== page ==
The modernist house was once the signifier of a brave new age. But what happens when a future-forward structure becomes a restoration project? The question looms over us, as mid-century landmarks begin to crumble.
The hallowed principle of demarcating old from new with contrasting add‑ons and additions doesn’t always make sense with modern-on-modern, and changing living patterns often require a whole other kind of design overhaul – or do they?
On the slopes of West Vancouver, few residences are more iconic than Arthur Erickson’s Helmut Eppich House. Built in 1972 for the self-made businessman (co-founder of EBCO industries) and his wife Hildegard, it was Erickson’s first house rendered in concrete yet built as a post-and-beam, in true West Coast style. Cantilevered stairs cut a diagonal trail through the glazed facade, evoking “sculptural objects, symbolic bridges and a dense site of phenomenological ekstatis, literally, astonishment,” enthused scholars Ricardo Castro and David Theodore in their 2006 monograph, Arthur Erickson: Critical Works.
The building is also known for its code-defying death traps and copious amount of leaks – but such impracticalities were not enough to doom it, even when it changed owners a few years ago. As local architect David Battersby likes to say, “The house may leak, but the architecture is bigger than the leak.”
Enlisted to update the property, Battersby and partner Heather Howat grappled with how to approach such legendary architecture. Rather than reinventing it, the modus operandi involved reformatting it with some restraint, and applying the firm’s signature vocabulary throughout, not unlike a contemporary crooner reinterpreting a Billie Holiday classic.
Eppich House stands as a stark reminder of modernism’s overconfidence in its own tenets. Of the Vitruvian ideals of durability, utility and beauty, it embodied the third quality – often at the expense of the others. The relentless West Coast rain would often seep along the exposed beams that run from the outside to the inside, and the open stairways and landings were delightfully free of such visual nuisances as railings. The dearth of balustrades around magnificently artful stairways has long posed a potential hazard for the very young, the very old and the very tipsy. “We were told that the Eppichs would never have put in handrails, because Arthur would have had a fit,” says Battersby.
To address the issue, the firm inserted steel cables, strung floor to ceiling, which made the structures gracefully safe. The careful use of metal detailing – at which BattersbyHowat excels – now prevails throughout, with refined steel door frames and aluminum grilles replacing their aging wooden counterparts.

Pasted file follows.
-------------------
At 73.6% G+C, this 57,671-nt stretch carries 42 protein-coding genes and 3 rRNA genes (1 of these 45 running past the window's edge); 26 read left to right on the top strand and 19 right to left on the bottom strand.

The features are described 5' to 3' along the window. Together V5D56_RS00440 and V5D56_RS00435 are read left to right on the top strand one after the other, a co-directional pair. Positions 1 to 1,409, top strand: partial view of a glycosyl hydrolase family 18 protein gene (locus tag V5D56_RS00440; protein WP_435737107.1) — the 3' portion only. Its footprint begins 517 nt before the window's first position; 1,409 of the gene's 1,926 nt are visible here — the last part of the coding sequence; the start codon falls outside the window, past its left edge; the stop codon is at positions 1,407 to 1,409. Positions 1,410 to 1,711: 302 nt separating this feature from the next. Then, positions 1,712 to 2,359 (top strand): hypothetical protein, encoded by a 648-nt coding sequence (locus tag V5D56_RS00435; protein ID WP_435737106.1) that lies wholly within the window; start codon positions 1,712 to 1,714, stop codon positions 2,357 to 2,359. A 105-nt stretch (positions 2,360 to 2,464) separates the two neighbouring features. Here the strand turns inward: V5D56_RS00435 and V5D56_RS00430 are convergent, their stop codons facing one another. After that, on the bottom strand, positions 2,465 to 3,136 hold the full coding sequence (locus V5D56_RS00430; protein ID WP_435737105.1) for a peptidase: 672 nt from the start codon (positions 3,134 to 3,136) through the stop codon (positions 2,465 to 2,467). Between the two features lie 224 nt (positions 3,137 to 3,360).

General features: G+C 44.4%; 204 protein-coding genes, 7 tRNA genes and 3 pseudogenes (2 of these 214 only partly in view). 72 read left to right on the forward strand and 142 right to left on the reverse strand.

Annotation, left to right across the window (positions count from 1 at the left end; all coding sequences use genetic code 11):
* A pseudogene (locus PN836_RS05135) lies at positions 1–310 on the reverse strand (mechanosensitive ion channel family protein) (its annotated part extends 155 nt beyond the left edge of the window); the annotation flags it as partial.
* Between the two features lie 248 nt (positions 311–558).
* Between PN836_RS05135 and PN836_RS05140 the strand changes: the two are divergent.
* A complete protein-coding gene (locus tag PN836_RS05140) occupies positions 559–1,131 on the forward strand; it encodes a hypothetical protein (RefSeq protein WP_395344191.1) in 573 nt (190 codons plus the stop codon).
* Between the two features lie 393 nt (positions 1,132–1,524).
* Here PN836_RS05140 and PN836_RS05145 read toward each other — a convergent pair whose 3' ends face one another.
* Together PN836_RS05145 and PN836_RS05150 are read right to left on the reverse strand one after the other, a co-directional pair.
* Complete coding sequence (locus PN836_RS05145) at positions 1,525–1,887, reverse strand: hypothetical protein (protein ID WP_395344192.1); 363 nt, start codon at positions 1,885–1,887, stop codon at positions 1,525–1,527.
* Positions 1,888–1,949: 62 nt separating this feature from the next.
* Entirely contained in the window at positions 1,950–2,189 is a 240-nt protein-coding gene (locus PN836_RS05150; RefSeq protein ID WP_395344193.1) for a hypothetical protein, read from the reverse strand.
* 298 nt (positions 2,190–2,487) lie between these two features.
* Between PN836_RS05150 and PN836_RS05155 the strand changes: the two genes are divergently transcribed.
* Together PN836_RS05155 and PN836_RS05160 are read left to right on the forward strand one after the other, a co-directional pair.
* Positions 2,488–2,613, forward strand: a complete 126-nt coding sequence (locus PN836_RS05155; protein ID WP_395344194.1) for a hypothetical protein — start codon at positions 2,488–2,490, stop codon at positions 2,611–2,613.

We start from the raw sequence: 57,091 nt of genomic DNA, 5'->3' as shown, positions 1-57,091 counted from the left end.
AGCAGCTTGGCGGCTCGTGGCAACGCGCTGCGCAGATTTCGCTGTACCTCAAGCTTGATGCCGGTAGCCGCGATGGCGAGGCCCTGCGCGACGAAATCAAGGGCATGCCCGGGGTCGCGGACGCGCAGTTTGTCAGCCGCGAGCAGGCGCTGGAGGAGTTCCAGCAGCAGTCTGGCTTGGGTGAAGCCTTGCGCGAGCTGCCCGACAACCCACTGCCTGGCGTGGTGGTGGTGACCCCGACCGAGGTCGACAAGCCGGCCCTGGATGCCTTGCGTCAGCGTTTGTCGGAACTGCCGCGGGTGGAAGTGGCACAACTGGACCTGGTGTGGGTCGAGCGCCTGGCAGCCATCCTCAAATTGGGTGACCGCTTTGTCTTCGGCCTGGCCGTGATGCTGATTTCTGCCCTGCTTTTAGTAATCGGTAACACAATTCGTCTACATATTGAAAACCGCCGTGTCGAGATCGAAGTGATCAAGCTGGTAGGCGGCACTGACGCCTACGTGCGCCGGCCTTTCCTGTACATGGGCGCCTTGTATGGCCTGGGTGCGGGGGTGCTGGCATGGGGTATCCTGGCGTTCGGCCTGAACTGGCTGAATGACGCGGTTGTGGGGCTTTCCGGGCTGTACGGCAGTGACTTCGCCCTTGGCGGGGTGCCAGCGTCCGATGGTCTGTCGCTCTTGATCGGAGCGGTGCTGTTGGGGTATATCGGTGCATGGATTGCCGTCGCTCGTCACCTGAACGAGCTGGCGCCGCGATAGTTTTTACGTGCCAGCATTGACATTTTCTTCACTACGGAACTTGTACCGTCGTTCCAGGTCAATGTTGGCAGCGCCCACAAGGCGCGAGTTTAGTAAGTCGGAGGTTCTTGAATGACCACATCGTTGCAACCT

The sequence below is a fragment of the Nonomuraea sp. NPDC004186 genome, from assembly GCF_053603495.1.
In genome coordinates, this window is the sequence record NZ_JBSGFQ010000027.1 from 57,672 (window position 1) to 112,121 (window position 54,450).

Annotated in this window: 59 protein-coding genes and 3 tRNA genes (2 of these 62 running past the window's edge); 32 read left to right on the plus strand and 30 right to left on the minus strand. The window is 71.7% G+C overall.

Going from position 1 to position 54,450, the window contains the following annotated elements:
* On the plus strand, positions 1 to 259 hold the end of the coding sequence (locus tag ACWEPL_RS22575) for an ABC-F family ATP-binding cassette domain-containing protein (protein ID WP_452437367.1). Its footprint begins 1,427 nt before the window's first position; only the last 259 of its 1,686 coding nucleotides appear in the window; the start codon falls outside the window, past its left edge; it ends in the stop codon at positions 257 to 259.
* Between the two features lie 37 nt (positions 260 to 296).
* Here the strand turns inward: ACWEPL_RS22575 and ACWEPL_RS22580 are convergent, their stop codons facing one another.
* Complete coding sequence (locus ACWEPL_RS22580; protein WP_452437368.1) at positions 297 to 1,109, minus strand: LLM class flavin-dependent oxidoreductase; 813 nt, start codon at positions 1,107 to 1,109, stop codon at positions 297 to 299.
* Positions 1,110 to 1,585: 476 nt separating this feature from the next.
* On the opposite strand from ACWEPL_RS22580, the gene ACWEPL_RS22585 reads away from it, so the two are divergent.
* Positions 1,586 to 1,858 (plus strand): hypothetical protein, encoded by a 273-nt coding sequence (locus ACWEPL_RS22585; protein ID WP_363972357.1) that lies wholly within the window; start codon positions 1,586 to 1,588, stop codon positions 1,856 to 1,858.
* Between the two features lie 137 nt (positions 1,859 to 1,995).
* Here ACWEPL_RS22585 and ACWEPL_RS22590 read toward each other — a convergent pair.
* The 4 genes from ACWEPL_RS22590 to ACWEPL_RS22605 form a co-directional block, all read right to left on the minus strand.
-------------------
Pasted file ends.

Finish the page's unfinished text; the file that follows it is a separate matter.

To solve the propensity for leakage, the firm had to rethink the cherished ideal of leaving structural openings to the elements. To stop the rain from causing soggy carpets, they sandwiched an impermeable membrane between the original patio and the concrete support beams, and added an overlay of new concrete. While the beams are no longer visible, their location is marked by smooth, linear concrete tiles; and, to prevent water from
entering by way of the facade, the architects affixed three chevron-shaped metal canopies over the most exposed sections, including the front entrance.
Another challenge: making a starkly minimal, open house more family friendly. To this end, the galley kitchen was enlarged and reconfigured as a partial open plan, the better to splay out within. On the lower level, the den has been repurposed into a shared bedroom for two children. Circumscribed by free-standing walls, the space now generates an opaque section on the erstwhile fully glazed rear facade. Anyone lurking in the backyard’s lush flora and fauna at sunset will no longer behold the surreal view of a staircase that traverses the house from the top floor to the bottom across four levels. But so what? In its place there is now a functional, private bedroom area.
The ornamental gestures that many people associate with the Eppich – in particular an interior lattice wall in the dining area with a large oculus at its centre – required hard-headed decisions. The decorative element has long been a visual identifier whenever the house appears in the media or in books. The round window, and its evocation of 1970s Zen Buddhist culture, served no practical purpose other than marking the house within its era.
With the feature’s removal, an expansive tableau vivant conveys a different semiotic. This is 2015, and as Vancouver’s North Shore bulldozes full-grown trees along with its mid-century heritage properties, a verdant landscape is becoming distinctive in its own right. (The oculus wall was given to the city’s Arthur Erickson Foundation rather than being consigned to the landfill.) The most important signifiers, however, remain unchanged: the home’s artfully oblique positioning on its sloping site, and the spectacular pond and surrounding gardens.
BattersbyHowat has reformatted Eppich House with a deft touch, extending its longevity and making it meaningful for a 21st‑century family. Yet it essentially remains at the same size – 353 square metres – which is spacious enough, though small by comparison to the monster-home standards of the surrounding neighbourhood. Battersby, coining an oxymoron for our age, sums up the entire renovation as “crazy-modest.” As modernist landmarks lose ground, this update saves a classic for at least another half century. That, says Battersby, is one way of thinking environmentally.
Project: Helmut Eppich House (1972) by Arthur Erickson
Firm: BattersbyHowat Architects
Location: West Vancouver
House size: 353 square metres
Lot size: 4,612 square metres
Structural materials: Concrete, glass
Other features: Appliances by Gaggenau, Corian countertops and elm veneer cabinetry by Lauten Woodworking, living room furniture by B&B Italia, dining table and wooden stools by Riva 1920.